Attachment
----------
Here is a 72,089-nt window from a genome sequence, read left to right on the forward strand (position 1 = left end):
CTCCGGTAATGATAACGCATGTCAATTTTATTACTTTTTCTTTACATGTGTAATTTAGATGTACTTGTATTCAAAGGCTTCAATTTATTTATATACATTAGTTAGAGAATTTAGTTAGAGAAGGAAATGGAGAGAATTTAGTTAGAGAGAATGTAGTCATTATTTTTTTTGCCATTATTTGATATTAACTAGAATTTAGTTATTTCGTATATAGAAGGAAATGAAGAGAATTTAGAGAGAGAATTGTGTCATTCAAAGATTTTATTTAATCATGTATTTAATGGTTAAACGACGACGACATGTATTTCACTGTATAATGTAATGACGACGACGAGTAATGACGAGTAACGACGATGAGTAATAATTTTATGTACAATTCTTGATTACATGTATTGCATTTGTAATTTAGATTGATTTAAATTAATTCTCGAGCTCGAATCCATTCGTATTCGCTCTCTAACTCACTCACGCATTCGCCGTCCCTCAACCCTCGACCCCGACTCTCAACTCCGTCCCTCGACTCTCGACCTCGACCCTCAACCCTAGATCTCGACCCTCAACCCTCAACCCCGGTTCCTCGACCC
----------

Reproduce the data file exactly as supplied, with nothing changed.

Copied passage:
Here is a 72,089-nt window from a genome sequence, read left to right on the forward strand (position 1 = left end):
CTCCGGTAATGATAACGCATGTCAATTTTATTACTTTTTCTTTACATGTGTAATTTAGATGTACTTGTATTCAAAGGCTTCAATTTATTTATATACATTAGTTAGAGAATTTAGTTAGAGAAGGAAATGGAGAGAATTTAGTTAGAGAGAATGTAGTCATTATTTTTTTTGCCATTATTTGATATTAACTAGAATTTAGTTATTTCGTATATAGAAGGAAATGAAGAGAATTTAGAGAGAGAATTGTGTCATTCAAAGATTTTATTTAATCATGTATTTAATGGTTAAACGACGACGACATGTATTTCACTGTATAATGTAATGACGACGACGAGTAATGACGAGTAACGACGATGAGTAATAATTTTATGTACAATTCTTGATTACATGTATTGCATTTGTAATTTAGATTGATTTAAATTAATTCTCGAGCTCGAATCCATTCGTATTCGCTCTCTAACTCACTCACGCATTCGCCGTCCCTCAACCCTCGACCCCGACTCTCAACTCCGTCCCTCGACTCTCGACCTCGACCCTCAACCCTAGATCTCGACCCTCAACCCTCAACCCCGGTTCCTCGACCC